According to the Autism Society, autism affects approximately one per cent of the global population. A neurodevelopmental disorder, it affects sufferers on a spectrum and can manifest itself differently from one person to the next. The social challenges that accompany the condition can make it difficult for the community to form meaningful connections, often leading to isolation and alienation. An Empathy Bridge for Autism is a toolkit that aims to facilitate the development of these connections in the hopes of building more inclusive communities.
Royal College of Art student Heeju Kim created the kit as part of her Master's Degree in Design Products. She grew up with an autistic brother and acknowledges that her understanding of what he felt was limited and that this circumstance adversely affected her interactions with him. As a way to further general understanding of the autistic community and to make communication with them less complicated, Kim designed a product that would prioritise empathy.
Autism is characterised by difficulties in behaviour, social interaction, communication and sensory sensitivities. Each module of Kim’s toolkit is designed to emulate these struggles and evoke a similar sensation felt by the sufferer. "Every noise and sound are magnified, distorted and muddled so that it is very hard to make a conversation while using the tool," she explained to Dezeen. "People with autism are sometimes unable to block out background noise.”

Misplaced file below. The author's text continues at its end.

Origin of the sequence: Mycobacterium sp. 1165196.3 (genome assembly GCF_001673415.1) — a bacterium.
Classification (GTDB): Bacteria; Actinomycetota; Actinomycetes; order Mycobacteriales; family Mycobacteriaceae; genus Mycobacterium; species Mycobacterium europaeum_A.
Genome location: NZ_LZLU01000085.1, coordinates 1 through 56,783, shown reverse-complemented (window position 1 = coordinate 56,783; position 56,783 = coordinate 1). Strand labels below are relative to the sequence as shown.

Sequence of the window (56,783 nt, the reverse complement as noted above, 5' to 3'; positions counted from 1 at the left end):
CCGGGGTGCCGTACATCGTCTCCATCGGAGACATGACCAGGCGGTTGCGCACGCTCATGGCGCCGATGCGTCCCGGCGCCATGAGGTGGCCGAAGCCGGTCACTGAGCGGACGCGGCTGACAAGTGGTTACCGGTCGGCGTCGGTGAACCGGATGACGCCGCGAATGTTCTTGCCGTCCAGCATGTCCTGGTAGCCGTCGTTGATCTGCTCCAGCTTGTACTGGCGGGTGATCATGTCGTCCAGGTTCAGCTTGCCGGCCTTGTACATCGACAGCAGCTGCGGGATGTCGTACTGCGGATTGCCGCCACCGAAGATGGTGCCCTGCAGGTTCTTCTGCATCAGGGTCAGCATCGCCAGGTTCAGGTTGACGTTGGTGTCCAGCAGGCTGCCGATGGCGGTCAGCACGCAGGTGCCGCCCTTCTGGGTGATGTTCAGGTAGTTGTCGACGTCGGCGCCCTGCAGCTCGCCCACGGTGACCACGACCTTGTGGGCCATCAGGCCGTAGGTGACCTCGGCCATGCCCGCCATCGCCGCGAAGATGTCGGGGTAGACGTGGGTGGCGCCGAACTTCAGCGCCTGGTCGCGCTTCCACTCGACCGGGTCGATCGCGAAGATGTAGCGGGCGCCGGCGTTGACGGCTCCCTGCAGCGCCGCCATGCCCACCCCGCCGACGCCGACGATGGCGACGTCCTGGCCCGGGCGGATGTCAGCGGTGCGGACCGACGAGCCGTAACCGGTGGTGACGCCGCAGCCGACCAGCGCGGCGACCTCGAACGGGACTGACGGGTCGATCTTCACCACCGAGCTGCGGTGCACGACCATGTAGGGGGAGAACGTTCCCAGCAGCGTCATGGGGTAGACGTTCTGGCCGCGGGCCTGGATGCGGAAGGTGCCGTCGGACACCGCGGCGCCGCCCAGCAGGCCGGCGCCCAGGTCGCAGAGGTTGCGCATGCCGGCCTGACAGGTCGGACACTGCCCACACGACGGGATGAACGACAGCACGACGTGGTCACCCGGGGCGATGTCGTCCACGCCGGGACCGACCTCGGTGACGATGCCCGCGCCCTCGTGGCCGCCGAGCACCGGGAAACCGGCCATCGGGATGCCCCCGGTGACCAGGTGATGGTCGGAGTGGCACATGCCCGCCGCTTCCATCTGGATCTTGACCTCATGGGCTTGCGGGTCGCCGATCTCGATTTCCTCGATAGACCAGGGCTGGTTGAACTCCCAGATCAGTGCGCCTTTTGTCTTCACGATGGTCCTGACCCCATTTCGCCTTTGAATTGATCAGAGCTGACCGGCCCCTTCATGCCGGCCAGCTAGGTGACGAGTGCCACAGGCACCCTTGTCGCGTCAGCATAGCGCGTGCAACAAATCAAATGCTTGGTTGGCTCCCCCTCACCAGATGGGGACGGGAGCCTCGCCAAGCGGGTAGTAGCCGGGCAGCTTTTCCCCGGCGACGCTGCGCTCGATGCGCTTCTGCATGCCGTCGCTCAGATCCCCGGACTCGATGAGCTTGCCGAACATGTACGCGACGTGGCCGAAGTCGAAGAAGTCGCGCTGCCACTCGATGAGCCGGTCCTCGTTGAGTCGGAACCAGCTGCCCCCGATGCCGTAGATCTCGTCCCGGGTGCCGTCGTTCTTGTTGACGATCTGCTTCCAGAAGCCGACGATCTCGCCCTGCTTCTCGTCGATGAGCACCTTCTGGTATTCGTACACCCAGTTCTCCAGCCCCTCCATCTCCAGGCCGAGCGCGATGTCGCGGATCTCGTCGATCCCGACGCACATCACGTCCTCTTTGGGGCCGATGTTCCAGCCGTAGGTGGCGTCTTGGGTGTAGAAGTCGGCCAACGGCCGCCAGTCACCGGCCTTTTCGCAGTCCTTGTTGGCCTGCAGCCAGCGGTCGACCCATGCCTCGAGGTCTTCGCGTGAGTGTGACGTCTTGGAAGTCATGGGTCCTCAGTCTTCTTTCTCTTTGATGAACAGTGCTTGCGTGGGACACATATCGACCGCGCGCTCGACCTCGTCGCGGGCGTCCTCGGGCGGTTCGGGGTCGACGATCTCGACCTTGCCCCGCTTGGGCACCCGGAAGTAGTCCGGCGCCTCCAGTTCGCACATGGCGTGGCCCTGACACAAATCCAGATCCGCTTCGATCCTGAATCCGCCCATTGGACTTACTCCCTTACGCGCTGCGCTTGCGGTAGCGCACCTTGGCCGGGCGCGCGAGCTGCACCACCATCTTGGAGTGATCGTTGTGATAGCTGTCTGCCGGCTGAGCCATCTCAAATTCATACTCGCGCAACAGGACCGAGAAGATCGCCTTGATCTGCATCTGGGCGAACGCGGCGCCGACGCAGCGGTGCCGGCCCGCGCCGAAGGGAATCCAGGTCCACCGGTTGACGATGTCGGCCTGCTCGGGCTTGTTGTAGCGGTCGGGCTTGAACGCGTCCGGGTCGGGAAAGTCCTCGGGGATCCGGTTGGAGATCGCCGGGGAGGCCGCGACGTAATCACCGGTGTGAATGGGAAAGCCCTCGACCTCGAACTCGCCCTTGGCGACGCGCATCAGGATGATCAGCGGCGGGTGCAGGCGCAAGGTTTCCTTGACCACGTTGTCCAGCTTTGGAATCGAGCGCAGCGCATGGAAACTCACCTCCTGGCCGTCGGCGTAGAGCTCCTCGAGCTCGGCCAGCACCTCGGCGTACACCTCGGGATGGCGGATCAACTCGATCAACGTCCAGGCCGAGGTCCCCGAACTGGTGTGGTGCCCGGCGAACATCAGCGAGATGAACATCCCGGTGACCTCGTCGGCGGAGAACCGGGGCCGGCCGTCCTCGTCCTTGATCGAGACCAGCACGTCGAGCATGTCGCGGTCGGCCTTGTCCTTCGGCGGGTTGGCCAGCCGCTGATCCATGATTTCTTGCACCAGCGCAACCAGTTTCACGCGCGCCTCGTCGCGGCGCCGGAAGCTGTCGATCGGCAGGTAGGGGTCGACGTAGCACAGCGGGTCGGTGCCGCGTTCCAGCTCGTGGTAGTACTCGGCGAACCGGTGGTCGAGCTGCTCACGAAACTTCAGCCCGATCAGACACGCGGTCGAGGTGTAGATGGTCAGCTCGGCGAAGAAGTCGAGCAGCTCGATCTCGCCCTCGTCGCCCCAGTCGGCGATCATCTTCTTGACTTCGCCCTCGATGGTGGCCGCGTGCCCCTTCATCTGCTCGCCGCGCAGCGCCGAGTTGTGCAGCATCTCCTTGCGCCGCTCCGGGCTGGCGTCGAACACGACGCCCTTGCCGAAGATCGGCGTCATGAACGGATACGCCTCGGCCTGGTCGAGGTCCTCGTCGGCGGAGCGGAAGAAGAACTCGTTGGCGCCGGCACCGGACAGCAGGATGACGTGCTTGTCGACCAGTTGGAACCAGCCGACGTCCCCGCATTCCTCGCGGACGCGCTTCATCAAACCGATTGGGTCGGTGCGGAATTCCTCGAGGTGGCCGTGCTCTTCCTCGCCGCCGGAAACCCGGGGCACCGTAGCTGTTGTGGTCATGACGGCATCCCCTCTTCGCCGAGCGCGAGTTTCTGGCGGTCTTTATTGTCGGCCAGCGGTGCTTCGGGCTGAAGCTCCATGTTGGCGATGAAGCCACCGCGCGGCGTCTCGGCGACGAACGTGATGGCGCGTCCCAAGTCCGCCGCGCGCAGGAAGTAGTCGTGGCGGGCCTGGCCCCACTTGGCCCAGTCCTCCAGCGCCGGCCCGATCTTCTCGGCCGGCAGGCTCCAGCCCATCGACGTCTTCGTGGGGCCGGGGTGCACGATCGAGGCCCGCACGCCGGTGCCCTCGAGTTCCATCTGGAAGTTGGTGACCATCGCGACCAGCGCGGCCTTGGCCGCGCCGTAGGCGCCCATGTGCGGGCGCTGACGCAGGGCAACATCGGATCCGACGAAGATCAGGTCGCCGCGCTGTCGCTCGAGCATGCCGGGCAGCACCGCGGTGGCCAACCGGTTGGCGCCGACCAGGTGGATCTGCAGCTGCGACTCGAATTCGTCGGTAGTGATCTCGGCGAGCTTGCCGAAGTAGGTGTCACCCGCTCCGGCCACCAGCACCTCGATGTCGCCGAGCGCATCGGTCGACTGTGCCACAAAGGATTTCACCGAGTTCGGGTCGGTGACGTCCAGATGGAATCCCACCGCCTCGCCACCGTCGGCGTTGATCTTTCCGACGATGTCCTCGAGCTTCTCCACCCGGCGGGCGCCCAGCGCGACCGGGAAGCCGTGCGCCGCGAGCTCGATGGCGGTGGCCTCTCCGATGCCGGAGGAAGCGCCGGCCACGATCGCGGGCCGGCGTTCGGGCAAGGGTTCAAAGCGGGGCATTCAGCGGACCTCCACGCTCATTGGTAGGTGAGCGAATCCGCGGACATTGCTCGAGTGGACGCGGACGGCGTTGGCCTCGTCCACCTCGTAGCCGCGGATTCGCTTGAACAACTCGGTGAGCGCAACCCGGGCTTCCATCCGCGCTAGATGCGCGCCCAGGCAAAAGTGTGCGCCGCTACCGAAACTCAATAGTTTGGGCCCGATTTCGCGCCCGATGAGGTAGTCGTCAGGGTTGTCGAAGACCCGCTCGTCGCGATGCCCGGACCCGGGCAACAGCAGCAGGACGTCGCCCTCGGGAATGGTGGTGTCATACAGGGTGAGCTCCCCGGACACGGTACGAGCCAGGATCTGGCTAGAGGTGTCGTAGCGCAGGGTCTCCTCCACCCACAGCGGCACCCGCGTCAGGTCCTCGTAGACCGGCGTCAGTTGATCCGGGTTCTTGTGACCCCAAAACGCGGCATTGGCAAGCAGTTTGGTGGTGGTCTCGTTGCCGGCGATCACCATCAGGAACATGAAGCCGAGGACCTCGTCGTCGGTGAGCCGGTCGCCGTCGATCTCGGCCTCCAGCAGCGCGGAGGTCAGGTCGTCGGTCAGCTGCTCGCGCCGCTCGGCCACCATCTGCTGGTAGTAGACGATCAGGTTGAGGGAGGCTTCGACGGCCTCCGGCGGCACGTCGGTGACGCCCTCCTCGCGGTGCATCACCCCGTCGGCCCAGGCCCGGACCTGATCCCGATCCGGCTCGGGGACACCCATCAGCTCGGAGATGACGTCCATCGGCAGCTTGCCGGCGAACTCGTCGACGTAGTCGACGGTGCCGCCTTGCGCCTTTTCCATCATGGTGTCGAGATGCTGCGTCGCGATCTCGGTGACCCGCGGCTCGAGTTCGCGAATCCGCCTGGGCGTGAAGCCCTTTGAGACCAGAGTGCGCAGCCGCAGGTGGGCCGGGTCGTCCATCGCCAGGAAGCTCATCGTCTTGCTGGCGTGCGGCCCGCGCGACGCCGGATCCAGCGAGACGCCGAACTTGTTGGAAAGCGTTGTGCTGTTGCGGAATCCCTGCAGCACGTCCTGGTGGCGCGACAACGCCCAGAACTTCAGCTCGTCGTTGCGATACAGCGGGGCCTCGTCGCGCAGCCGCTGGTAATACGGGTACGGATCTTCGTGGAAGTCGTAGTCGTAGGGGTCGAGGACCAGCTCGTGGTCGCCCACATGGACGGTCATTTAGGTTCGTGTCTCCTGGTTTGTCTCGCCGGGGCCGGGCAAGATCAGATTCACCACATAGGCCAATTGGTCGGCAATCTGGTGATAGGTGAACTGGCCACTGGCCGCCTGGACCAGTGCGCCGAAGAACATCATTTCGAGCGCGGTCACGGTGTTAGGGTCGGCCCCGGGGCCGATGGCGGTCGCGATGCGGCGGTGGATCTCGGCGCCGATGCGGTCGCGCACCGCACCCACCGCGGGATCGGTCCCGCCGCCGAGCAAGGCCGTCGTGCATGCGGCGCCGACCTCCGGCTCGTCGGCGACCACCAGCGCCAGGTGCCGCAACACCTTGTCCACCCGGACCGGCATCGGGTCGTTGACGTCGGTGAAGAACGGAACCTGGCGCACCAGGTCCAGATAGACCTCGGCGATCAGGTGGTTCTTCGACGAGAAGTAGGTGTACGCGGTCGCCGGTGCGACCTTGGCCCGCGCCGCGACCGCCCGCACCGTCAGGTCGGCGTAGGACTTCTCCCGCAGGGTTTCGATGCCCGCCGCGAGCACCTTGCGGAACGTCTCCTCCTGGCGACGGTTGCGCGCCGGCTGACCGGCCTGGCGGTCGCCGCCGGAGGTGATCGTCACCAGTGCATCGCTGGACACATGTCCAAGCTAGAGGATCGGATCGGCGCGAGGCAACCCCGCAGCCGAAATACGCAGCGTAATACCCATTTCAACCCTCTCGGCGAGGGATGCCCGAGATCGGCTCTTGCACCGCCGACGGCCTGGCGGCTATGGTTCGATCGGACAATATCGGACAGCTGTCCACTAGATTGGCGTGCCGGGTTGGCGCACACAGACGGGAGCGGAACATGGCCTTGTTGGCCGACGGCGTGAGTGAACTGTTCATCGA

Comprised of three different components – a virtual reality cardboard box that covers the eyes and a specially designed app for smartphones that together reproduce the autistic vision; earphones that emulate deafness and oversensitive hearing in autism; and a disposable tongue-tying candy, which hinders pronunciation – the kit is made from low-cost materials as a way of making the it easier to produce and share with a larger audience. Kim also made sure that the pieces in the kit were produced in low-arousal colours as bright colours can sometimes overstimulate people on the spectrum. The result is a sensory overload evocative of the autistic experience.
“I felt like I almost couldn’t hear my own thoughts and what I was feeling,” noted one user after using the VR tool and earphones. “I felt quite isolated… I didn’t realise it would be as overwhelming as it was.”
Expressing the kind of empathy that Kim hoped the product would evoke, another user commented, “It must be hard to get up every day and have to face the world with those drawbacks because you can’t hear as you should hear it, you can't see the world as you should see it, and you can’t speak how everyone else expects you to.”
The Autism Empathy Toolkit formed part of the 2016 Dubai Design Week Global Grad Show and Kim hopes that school students and the families and carers of autistic children will use it to help better relate to one another.